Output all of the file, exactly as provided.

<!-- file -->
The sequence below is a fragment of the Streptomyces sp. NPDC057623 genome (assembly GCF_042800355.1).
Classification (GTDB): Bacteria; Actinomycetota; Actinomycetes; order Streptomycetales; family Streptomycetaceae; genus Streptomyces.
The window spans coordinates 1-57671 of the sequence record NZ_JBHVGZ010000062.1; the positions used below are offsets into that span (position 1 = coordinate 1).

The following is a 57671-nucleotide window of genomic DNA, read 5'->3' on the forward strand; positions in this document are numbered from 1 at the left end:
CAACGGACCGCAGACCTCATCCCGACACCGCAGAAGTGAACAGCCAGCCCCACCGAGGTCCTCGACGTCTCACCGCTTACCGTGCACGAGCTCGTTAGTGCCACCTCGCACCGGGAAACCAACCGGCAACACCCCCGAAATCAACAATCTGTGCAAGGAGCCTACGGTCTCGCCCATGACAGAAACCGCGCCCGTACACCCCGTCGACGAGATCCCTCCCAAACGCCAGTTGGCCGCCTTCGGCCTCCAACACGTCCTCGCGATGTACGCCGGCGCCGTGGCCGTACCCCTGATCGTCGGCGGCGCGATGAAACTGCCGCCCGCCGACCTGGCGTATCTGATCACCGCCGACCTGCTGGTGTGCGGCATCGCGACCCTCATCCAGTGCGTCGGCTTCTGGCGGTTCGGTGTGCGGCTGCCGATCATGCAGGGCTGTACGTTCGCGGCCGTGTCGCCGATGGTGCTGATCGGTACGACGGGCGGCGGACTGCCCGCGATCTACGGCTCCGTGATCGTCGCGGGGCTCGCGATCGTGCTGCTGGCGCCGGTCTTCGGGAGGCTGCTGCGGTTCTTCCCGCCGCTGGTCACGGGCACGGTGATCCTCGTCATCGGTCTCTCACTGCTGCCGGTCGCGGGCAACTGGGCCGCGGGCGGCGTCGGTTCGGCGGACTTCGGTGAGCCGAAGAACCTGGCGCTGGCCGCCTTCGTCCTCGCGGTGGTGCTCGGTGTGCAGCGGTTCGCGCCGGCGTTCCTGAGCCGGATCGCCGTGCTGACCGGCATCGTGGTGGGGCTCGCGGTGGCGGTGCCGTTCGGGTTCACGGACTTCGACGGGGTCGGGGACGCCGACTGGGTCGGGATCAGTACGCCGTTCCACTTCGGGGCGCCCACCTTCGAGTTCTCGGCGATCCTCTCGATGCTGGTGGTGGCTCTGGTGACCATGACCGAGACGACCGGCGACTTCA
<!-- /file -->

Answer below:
The sequence below is a fragment of the Streptomyces sp. NPDC057623 genome (assembly GCF_042800355.1).
Classification (GTDB): Bacteria; Actinomycetota; Actinomycetes; order Streptomycetales; family Streptomycetaceae; genus Streptomyces.
The window spans coordinates 1-57671 of the sequence record NZ_JBHVGZ010000062.1; the positions used below are offsets into that span (position 1 = coordinate 1).

The following is a 57671-nucleotide window of genomic DNA, read 5'->3' on the forward strand; positions in this document are numbered from 1 at the left end:
CAACGGACCGCAGACCTCATCCCGACACCGCAGAAGTGAACAGCCAGCCCCACCGAGGTCCTCGACGTCTCACCGCTTACCGTGCACGAGCTCGTTAGTGCCACCTCGCACCGGGAAACCAACCGGCAACACCCCCGAAATCAACAATCTGTGCAAGGAGCCTACGGTCTCGCCCATGACAGAAACCGCGCCCGTACACCCCGTCGACGAGATCCCTCCCAAACGCCAGTTGGCCGCCTTCGGCCTCCAACACGTCCTCGCGATGTACGCCGGCGCCGTGGCCGTACCCCTGATCGTCGGCGGCGCGATGAAACTGCCGCCCGCCGACCTGGCGTATCTGATCACCGCCGACCTGCTGGTGTGCGGCATCGCGACCCTCATCCAGTGCGTCGGCTTCTGGCGGTTCGGTGTGCGGCTGCCGATCATGCAGGGCTGTACGTTCGCGGCCGTGTCGCCGATGGTGCTGATCGGTACGACGGGCGGCGGACTGCCCGCGATCTACGGCTCCGTGATCGTCGCGGGGCTCGCGATCGTGCTGCTGGCGCCGGTCTTCGGGAGGCTGCTGCGGTTCTTCCCGCCGCTGGTCACGGGCACGGTGATCCTCGTCATCGGTCTCTCACTGCTGCCGGTCGCGGGCAACTGGGCCGCGGGCGGCGTCGGTTCGGCGGACTTCGGTGAGCCGAAGAACCTGGCGCTGGCCGCCTTCGTCCTCGCGGTGGTGCTCGGTGTGCAGCGGTTCGCGCCGGCGTTCCTGAGCCGGATCGCCGTGCTGACCGGCATCGTGGTGGGGCTCGCGGTGGCGGTGCCGTTCGGGTTCACGGACTTCGACGGGGTCGGGGACGCCGACTGGGTCGGGATCAGTACGCCGTTCCACTTCGGGGCGCCCACCTTCGAGTTCTCGGCGATCCTCTCGATGCTGGTGGTGGCTCTGGTGACCATGACCGAGACGACCGGCGACTTCA